George Uboh, who is best remembered for a petition to Nigeria’s upper legislative chamber alleging that the leadership of the Economic and Financial Crimes Commission (EFCC) had embezzled more than N1 trillion in assets recovered from economic crime suspects, has threatened to go to court if the Solicitor-General of Nigeria refuses to acknowledge and act upon his letter seeking prosecution of EFCC chairman Ibrahim Lamorde. George Uboh

The petitioner wrote his original letter to the Solicitor-General on September 18.

In response, the Director of Prosecutions (DPP) of the Federation, Mohammed Saidu Diri, told Mr. Uboh that the EFCC has been given the notice to investigate the claims and get back to him. 

Apparently dissatisfied with the implication in the letter of the DPP that the EFCC is capable of investigating its own chairman, Mr. Uboh, in his new letter threatened legal action, asserting the national significance of his allegations.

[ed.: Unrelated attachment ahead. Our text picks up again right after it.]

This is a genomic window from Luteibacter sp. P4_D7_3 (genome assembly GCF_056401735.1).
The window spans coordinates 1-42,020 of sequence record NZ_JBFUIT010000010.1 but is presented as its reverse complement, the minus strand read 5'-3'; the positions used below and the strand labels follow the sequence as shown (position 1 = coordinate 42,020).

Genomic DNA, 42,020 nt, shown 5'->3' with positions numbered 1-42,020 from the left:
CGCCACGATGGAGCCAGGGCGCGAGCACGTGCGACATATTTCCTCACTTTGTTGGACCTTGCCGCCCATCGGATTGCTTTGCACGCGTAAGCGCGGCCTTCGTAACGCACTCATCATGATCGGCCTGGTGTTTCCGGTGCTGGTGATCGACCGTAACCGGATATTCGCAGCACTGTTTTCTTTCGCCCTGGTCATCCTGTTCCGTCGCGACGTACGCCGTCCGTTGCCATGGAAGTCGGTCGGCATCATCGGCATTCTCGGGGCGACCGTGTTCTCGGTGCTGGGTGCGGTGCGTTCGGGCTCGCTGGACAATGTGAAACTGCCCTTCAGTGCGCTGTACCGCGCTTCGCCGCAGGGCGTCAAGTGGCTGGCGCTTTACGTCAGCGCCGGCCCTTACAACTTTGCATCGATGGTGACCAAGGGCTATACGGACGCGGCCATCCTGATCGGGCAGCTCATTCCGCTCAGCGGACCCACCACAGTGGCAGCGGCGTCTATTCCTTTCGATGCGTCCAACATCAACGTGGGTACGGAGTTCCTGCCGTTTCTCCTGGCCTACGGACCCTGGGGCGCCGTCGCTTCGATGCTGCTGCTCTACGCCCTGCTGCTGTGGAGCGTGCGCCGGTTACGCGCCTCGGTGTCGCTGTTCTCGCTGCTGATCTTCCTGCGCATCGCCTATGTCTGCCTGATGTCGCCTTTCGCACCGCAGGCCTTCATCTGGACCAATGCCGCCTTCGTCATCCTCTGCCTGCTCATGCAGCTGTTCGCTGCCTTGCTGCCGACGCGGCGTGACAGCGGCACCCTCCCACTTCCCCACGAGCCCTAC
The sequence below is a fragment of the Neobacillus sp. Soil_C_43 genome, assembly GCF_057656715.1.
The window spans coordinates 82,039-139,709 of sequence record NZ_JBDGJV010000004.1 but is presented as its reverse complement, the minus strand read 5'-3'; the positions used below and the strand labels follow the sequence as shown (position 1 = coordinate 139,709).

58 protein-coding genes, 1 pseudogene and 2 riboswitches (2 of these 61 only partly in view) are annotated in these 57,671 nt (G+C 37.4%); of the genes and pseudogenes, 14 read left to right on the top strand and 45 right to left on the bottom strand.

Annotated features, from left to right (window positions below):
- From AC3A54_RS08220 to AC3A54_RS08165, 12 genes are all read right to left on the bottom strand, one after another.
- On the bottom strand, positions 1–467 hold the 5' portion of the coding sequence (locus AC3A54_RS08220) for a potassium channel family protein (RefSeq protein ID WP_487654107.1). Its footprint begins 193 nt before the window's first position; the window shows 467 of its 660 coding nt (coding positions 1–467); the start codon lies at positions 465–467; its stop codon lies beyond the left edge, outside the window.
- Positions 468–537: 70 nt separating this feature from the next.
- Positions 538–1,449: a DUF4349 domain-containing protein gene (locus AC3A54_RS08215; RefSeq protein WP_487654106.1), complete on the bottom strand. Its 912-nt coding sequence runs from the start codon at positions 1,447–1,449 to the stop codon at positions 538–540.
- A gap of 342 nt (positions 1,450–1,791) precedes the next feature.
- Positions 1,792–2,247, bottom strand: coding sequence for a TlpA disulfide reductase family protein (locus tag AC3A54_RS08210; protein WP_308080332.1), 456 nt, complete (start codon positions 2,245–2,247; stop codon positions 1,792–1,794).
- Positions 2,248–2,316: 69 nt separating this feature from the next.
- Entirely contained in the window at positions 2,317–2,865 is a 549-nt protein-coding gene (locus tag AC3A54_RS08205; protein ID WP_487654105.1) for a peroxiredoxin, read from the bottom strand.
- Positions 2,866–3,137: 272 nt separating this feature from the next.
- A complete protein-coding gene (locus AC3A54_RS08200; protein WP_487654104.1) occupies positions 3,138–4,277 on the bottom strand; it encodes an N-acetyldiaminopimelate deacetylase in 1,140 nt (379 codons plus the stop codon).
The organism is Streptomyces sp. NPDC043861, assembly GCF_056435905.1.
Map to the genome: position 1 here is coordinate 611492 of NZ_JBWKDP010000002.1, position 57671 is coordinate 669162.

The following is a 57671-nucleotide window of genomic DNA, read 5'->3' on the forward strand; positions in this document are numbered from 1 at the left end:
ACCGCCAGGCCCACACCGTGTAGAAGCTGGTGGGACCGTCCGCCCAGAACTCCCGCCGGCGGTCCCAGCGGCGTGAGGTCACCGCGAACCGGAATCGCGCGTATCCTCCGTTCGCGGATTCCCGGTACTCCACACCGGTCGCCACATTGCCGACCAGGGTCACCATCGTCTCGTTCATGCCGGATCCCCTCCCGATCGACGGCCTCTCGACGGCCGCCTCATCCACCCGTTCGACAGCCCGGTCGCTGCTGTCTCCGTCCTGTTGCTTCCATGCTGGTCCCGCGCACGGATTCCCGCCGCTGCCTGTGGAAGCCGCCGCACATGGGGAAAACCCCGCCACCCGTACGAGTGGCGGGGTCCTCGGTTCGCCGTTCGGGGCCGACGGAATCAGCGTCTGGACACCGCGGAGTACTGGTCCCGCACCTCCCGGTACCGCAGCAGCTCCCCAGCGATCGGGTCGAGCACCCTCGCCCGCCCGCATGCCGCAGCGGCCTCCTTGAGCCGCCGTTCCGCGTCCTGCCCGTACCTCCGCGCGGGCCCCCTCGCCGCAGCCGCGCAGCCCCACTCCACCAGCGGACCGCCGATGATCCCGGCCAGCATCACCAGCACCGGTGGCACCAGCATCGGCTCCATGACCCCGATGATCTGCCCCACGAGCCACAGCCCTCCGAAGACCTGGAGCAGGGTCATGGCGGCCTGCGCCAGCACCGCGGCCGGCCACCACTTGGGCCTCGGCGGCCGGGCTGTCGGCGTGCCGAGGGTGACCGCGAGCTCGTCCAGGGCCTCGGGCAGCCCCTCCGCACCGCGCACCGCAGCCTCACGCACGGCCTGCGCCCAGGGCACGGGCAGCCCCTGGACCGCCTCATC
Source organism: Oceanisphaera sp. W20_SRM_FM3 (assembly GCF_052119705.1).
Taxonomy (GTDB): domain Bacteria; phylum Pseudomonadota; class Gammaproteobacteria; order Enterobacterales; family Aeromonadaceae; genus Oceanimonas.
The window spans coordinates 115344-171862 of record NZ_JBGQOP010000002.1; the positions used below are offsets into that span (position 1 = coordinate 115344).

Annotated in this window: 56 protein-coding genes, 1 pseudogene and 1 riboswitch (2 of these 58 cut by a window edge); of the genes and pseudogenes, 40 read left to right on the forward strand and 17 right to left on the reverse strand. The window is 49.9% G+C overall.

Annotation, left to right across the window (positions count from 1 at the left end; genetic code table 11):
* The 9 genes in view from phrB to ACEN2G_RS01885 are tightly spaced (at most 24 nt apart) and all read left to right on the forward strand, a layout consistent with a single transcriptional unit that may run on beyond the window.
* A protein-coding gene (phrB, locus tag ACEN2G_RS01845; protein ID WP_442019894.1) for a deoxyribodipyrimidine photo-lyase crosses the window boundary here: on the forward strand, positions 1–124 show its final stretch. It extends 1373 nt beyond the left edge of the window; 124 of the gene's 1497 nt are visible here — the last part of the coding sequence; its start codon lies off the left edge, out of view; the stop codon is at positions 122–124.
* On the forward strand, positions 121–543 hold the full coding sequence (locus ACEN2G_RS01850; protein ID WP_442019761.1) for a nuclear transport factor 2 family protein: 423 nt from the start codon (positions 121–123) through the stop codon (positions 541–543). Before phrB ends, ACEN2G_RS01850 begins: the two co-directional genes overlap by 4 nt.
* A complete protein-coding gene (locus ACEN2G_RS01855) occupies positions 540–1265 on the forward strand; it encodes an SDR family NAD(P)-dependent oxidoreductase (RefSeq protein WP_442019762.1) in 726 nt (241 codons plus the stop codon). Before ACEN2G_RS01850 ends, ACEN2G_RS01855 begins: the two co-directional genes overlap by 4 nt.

“[My] allegations backed by overwhelming evidence that EFCC has only remitted 6.7 Billion Naira out of 2.051 Trillion Naira recovered is a matter of national importance that needs to be dealt with in an exigent manner,” he told the Solicitor-General in the letter, dated September 28.

The Senate did begin an investigation of Uboh’s original allegations, but Mr. Lamorde did not attend the committee hearing.  Instead, the EFCC issued widely- circulated advertorials and editorials trying to debunk the allegations that its leaders had diverted the huge sums of money as claimed by Mr. Uboh. 

The petitioner, who had also earlier expressed his readiness to provide substantial proof of his allegations, did not refer to the EFCC’s claims in his new letter.  
Mr. Uboh, now a security professional, was convicted in the early 1990s by a United States court on credit card offences, and jailed.  When 

SaharaReporters asked him if he was the same George Uboh who was jailed in the US for that offence, Mr. Uboh confirmed the information, but stated that a US Court of Appeal has dismissed some of the charges.

In view of the fact that Mr. Uboh’s deadline lapsed three weeks ago, it is unclear if he has filed the legal action that he promised. 

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